• For the upcoming gates there will be a due date for all gate parts, which will be split up among the group members. This due date will give the group members who participate enough time to pick up the slack if a part is not finished. The group members who do not participate and fail to hand in their part before the due date will not be asked to participate in the next gate. The professors will be alerted of the group members who were unwilling to meet deadlines and/or participate.

Product Archaeology: Product Evaluation

This part of the project is helping develop the design and analysis skills of each group member. This includes analysis of the product containing equations, dimensions, materials, interactions as well as design revisions of the product. We will see how each of these are important to decision making during the engineering process.

Component Summary

In order to properly analyze all the necessary parts and mechanisms to our system we fully dissected our bicycle and examined all the necessary components. Pertinent information included purpose, quantity, used materials, manufacturing processes used, part numbers, and other useful information. Information was gathered upon physical observations and close research. Information regarding the manufacturing processes used was taken from the in class supplement given. Examples include riser marks, parting lines, and undercuts. Other information was also gathered from other research such as the manufacturing process for sprockets, where metal is stamped using a die to cut, shape, and form the proper pieces. All hardware was recorded and the purpose of each was listed. As displayed, no system can properly work without a properly organized and placed set of components and subsystems.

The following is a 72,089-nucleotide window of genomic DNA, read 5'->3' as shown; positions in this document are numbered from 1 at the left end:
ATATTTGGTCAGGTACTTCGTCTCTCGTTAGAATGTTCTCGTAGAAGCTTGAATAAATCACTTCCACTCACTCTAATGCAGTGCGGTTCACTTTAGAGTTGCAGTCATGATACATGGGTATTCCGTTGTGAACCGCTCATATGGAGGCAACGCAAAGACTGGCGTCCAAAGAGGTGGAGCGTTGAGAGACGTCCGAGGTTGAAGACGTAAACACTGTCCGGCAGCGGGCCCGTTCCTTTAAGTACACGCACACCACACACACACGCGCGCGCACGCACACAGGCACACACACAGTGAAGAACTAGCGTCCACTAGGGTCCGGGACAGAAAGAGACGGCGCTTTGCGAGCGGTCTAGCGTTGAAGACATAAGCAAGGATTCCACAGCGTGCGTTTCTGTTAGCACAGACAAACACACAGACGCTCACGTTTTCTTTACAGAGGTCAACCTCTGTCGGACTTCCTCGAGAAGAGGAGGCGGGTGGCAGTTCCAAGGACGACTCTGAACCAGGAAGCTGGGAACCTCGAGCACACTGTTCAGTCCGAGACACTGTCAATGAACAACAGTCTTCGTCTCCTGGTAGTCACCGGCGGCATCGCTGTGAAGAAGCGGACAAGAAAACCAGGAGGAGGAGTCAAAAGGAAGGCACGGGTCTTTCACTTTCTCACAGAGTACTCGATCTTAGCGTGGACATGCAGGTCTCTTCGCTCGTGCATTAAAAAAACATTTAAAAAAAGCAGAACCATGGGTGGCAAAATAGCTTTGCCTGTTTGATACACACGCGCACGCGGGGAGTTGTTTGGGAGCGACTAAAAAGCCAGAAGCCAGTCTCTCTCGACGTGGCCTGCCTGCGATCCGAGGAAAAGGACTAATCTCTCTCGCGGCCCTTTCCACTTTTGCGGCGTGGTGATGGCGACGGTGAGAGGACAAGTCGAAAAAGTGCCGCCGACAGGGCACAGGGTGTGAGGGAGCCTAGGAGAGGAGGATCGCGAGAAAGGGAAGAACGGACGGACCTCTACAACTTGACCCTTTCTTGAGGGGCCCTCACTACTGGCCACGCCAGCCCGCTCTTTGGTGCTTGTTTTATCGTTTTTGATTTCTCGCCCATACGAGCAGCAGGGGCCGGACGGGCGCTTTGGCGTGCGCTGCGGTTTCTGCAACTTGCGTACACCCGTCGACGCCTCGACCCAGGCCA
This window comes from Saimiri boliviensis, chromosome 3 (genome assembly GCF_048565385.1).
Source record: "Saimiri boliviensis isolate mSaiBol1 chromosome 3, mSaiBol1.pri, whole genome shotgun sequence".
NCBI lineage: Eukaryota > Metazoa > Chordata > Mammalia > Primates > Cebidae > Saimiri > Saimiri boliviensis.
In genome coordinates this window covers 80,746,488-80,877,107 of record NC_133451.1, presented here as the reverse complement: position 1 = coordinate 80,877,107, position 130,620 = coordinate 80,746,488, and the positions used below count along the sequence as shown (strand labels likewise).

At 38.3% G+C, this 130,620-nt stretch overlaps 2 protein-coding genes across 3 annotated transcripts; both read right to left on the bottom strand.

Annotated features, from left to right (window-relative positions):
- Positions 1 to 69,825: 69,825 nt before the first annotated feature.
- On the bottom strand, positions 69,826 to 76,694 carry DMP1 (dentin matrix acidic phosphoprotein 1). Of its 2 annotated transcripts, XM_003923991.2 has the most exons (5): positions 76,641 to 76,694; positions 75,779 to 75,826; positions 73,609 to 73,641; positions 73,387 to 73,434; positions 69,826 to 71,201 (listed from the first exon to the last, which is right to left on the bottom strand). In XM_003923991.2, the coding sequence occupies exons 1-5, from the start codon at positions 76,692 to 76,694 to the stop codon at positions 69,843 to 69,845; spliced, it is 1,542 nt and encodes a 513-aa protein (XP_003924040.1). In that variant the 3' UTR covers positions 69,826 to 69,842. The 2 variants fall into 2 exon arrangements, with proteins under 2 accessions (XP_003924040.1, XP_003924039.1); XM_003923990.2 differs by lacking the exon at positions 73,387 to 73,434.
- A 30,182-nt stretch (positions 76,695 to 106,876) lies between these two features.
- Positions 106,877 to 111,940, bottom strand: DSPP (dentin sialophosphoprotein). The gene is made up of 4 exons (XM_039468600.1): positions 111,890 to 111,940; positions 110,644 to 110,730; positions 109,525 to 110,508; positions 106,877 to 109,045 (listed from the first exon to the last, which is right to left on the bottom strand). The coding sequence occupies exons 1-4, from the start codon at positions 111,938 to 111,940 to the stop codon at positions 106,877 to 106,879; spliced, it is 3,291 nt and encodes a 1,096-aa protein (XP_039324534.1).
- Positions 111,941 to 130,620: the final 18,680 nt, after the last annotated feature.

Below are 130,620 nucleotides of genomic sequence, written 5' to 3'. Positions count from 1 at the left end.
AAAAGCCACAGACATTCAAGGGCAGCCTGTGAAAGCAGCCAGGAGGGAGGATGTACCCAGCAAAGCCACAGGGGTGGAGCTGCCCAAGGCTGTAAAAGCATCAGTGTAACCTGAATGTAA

A bill of materials, or BOM, consists of all the components of a product, as well as sub-assemblies, and the quantity of each needed to manufacture the end product. It is used as communication between engineer and manufacturer. It is referred to during manufacturing process, the design stage and again during sales and marketing. All information can be found in Table 2.

\'\'Table 2: Bill of Materials\'\'

Item/System Number Name Function Material Manufacturing Process Quantity Components Picture
1 Pedals place where the force is transferred to the crank; grips to the riders shoes metal and plastic injection molding 2 N/A
Pedals
2 Crank Arms increases the mechanical advantage and direction of motion of the force steel die casting 2 N/A
Crank Arm
3 Crank Assembly transfers all energy from the rider to the front sprocket Steel and aluminum die casting 1
  1. one axle shaft: die casting
  2. two roller bearings
  3. one retaining nut (steel) with one retaining ring (aluminum)
  4. two 14mm nuts to hold the two crank arms on
  5. two pedals
One Axle Shaft. Part of Crank Assembly.
4 Front Sprocket Assembly transfers the rotational force of the crank to the chain and increases the mechanical advantage depending on the sprocket in use aluminum metal stamping 1 N/A
Front sproket assembly located on front wheel.
5 Tires allow the bicycle to ride smooth and hold traction rubber rubber mold 2 N/A
Tires and rims
6 Rims hold the tire and create a surface for the brake pads to grab hold of aluminum starts with a lump of aluminum, which is then pressed through a template to create a profiled extrusion. The profile is then cut to length, rolled into a hoop, and joined 2 N/A see above
7 Rear hub/sprocket assembly transfers the kinetic energy from the chain to the wheel. Also changes mechanical advantage using sprockets aluminum and steel metal stamping and die casting 1 uses two 15mm nuts with washers (steel)
caption